Besaid is warm and friendly, doing an excellent job at establishing where in the world you are and what kind of laws and reverence exist, specifically around Summoners, perfectly teeing up your party to leave on Yuna's pilgrimage.
3/15 Narshe – Final Fantasy 6
While Tera and the Imperials arrive in this gorgeously snowy mining town to ransack the place, it gives off a cold wintery vibe that isn't replicated in any other Final Fantasy first town.
The mines, the mechs, FF6 starts with a bang and this town is a beautiful setting for sowing the seeds of rebellion against the oppressive Gestahlian Empire – not to mention the brown wooden fronts and blue tiles of the homes create a gorgeously sullen image.
2/15 Kalm – Final Fantasy 7
Kalm is where Cloud tells the party about how Sephiroth burned down Nibelheim. The townsfolk explain that Kalm used to be a miner's town due to its proximity to the Mythril Mines. That is, until, Shrina messed it up with its fracking.
Kalm seems deserted and troubled, yet somewhat peaceful. Perhaps it's the stark contrast of the bleak slums of Midgar, but this little town just outside of the shadow of the city is your first step into the world of Gaia.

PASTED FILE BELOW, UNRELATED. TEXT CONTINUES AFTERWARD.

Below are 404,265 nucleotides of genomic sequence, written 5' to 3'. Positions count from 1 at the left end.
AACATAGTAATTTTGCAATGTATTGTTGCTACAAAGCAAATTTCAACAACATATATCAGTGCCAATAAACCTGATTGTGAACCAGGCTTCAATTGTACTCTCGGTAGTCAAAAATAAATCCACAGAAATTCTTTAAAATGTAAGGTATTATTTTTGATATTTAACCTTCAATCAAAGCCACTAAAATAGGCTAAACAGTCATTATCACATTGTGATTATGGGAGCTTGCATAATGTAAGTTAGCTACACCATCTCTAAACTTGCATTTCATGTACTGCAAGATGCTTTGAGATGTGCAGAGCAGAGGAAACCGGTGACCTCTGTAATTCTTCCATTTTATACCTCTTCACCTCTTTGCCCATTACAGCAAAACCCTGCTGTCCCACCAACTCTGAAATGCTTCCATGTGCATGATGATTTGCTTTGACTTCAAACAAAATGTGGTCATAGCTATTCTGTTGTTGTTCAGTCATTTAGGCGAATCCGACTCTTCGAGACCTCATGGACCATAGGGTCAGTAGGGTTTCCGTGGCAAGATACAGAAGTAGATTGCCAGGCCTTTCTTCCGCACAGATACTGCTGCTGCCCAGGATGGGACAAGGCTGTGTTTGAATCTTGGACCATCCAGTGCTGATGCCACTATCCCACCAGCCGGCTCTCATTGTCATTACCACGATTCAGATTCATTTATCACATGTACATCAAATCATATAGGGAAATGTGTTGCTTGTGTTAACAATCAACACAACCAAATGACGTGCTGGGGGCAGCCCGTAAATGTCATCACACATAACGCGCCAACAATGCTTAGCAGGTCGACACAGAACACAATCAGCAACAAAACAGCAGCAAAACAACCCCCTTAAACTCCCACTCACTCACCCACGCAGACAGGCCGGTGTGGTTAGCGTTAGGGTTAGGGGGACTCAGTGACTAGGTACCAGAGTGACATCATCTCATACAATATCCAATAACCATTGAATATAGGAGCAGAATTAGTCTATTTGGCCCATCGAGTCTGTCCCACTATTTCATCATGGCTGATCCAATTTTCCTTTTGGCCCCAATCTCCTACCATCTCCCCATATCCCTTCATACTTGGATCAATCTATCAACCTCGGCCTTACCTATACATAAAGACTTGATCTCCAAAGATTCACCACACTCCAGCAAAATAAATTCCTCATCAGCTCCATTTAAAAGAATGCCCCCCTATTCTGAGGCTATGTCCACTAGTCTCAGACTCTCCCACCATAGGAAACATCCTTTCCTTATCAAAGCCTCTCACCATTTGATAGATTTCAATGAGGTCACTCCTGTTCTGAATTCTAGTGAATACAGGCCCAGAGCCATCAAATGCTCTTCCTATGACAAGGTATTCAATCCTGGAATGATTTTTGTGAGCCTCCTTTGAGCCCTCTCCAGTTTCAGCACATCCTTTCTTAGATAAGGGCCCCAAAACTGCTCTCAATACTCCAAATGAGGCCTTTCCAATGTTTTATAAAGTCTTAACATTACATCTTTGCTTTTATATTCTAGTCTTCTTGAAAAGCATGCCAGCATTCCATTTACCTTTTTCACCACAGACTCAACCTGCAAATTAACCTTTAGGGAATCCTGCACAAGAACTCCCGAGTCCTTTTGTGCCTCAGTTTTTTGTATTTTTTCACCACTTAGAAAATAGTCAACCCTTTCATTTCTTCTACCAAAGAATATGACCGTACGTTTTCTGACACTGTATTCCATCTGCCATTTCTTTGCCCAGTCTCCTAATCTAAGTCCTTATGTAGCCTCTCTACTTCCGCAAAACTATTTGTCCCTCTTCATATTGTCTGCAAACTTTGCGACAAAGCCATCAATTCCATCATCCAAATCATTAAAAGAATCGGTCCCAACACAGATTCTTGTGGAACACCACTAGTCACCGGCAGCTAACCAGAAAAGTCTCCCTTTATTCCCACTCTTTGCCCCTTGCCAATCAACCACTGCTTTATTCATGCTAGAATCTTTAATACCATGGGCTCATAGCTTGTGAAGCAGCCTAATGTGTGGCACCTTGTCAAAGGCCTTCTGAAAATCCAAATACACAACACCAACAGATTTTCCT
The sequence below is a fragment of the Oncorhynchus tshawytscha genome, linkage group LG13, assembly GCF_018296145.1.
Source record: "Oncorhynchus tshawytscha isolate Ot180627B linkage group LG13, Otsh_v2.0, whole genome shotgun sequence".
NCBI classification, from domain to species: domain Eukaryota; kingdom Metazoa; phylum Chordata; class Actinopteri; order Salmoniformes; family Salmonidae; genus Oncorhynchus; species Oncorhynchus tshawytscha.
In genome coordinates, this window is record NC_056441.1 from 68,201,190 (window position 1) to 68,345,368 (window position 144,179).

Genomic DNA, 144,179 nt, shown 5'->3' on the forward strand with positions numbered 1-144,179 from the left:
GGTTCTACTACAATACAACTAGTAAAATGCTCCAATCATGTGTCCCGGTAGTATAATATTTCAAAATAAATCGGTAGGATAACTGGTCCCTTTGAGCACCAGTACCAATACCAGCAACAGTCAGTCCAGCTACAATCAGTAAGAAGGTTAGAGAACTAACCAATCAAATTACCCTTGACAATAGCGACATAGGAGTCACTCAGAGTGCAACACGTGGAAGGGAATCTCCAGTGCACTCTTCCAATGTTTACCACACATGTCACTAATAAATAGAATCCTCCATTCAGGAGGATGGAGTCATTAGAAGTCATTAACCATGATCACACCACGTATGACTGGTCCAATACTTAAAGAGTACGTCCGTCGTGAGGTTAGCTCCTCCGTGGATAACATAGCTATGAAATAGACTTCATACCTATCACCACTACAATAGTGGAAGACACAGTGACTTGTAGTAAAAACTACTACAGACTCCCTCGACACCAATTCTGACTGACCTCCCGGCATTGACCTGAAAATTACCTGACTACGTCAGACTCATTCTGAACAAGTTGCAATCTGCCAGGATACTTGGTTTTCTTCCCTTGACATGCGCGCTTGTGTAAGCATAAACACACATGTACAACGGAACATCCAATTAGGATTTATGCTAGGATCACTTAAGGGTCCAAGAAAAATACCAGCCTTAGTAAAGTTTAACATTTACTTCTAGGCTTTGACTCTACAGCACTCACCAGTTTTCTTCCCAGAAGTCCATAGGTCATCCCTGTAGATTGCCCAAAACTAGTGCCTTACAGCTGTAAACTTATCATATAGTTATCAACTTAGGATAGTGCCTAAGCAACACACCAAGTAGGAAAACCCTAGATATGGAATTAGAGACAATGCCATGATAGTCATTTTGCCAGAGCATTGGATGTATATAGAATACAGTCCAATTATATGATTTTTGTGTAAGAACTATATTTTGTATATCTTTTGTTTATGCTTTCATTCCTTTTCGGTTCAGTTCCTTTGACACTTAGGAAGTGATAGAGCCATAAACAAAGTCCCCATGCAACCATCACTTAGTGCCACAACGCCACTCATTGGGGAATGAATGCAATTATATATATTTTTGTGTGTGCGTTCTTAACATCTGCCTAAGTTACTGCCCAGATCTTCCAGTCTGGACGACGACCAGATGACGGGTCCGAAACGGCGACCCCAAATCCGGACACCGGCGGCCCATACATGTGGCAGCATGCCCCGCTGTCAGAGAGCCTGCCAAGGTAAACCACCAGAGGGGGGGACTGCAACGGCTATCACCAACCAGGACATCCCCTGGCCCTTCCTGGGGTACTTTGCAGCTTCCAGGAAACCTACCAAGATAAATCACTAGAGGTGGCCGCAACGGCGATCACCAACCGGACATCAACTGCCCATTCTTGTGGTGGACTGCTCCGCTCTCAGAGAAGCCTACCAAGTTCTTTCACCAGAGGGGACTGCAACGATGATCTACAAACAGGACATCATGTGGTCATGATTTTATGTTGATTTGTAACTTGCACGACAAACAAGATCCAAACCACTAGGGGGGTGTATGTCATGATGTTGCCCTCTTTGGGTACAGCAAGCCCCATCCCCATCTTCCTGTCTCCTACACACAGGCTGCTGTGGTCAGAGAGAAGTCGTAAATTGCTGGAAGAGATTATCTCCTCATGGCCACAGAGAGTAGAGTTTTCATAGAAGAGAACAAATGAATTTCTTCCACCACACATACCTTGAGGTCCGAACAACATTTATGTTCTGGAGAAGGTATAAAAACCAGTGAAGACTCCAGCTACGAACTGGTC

1/15 Dali – Final Fantasy 9
The tiny town of Dali is, by far, the best of the best when it comes to first towns. Especially early on in the game, FF9 does an outstanding job of cultivating a stunning fairy-tale-esque story full of whimsical locations and moments.
Dali is nestled safely above the Mist and it's one of the warmest and most picturesque first towns in Final Fantasy, despite the fact they are mass-producing a Black Mage army underground. Ignoring that, Dali is pretty to look at, as well as being a formative place for Vivi and Garnet, both of whom are wondering where they fit in.